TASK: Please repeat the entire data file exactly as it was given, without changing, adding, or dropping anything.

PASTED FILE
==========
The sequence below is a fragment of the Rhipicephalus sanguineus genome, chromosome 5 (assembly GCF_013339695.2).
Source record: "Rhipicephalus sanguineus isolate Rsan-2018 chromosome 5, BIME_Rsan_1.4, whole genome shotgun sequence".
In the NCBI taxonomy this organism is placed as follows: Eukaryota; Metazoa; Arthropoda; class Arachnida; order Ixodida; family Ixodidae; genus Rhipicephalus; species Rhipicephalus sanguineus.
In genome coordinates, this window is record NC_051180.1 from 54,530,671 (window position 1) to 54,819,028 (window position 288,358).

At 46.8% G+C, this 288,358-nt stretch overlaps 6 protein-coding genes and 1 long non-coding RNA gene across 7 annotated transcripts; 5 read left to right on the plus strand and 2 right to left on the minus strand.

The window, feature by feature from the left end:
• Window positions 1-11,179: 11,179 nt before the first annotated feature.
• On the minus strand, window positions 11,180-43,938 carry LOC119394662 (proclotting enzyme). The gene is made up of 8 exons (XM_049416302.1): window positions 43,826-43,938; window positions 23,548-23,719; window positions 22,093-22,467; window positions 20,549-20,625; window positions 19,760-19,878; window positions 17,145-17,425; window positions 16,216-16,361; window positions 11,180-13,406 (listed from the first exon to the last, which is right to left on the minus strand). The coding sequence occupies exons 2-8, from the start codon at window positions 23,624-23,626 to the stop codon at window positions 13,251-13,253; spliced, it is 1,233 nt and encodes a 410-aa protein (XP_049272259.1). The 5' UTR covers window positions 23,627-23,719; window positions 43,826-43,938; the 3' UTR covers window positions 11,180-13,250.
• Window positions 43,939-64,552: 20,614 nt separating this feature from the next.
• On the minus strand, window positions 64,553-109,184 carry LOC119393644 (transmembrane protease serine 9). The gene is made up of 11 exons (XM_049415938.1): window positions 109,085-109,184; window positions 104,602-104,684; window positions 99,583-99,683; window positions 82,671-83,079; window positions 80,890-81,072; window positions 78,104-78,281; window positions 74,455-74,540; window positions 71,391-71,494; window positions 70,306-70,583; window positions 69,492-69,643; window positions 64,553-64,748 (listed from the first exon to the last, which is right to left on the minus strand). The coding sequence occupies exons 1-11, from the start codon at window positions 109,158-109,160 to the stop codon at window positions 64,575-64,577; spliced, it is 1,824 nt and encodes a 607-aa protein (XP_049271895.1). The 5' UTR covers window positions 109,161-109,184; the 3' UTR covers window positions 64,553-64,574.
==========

The sequence below is a fragment of the Rhipicephalus sanguineus genome, chromosome 5 (assembly GCF_013339695.2).
Source record: "Rhipicephalus sanguineus isolate Rsan-2018 chromosome 5, BIME_Rsan_1.4, whole genome shotgun sequence".
In the NCBI taxonomy this organism is placed as follows: Eukaryota; Metazoa; Arthropoda; class Arachnida; order Ixodida; family Ixodidae; genus Rhipicephalus; species Rhipicephalus sanguineus.
In genome coordinates, this window is record NC_051180.1 from 54,530,671 (window position 1) to 54,819,028 (window position 288,358).

At 46.8% G+C, this 288,358-nt stretch overlaps 6 protein-coding genes and 1 long non-coding RNA gene across 7 annotated transcripts; 5 read left to right on the plus strand and 2 right to left on the minus strand.

The window, feature by feature from the left end:
• Window positions 1-11,179: 11,179 nt before the first annotated feature.
• On the minus strand, window positions 11,180-43,938 carry LOC119394662 (proclotting enzyme). The gene is made up of 8 exons (XM_049416302.1): window positions 43,826-43,938; window positions 23,548-23,719; window positions 22,093-22,467; window positions 20,549-20,625; window positions 19,760-19,878; window positions 17,145-17,425; window positions 16,216-16,361; window positions 11,180-13,406 (listed from the first exon to the last, which is right to left on the minus strand). The coding sequence occupies exons 2-8, from the start codon at window positions 23,624-23,626 to the stop codon at window positions 13,251-13,253; spliced, it is 1,233 nt and encodes a 410-aa protein (XP_049272259.1). The 5' UTR covers window positions 23,627-23,719; window positions 43,826-43,938; the 3' UTR covers window positions 11,180-13,250.
• Window positions 43,939-64,552: 20,614 nt separating this feature from the next.
• On the minus strand, window positions 64,553-109,184 carry LOC119393644 (transmembrane protease serine 9). The gene is made up of 11 exons (XM_049415938.1): window positions 109,085-109,184; window positions 104,602-104,684; window positions 99,583-99,683; window positions 82,671-83,079; window positions 80,890-81,072; window positions 78,104-78,281; window positions 74,455-74,540; window positions 71,391-71,494; window positions 70,306-70,583; window positions 69,492-69,643; window positions 64,553-64,748 (listed from the first exon to the last, which is right to left on the minus strand). The coding sequence occupies exons 1-11, from the start codon at window positions 109,158-109,160 to the stop codon at window positions 64,575-64,577; spliced, it is 1,824 nt and encodes a 607-aa protein (XP_049271895.1). The 5' UTR covers window positions 109,161-109,184; the 3' UTR covers window positions 64,553-64,574.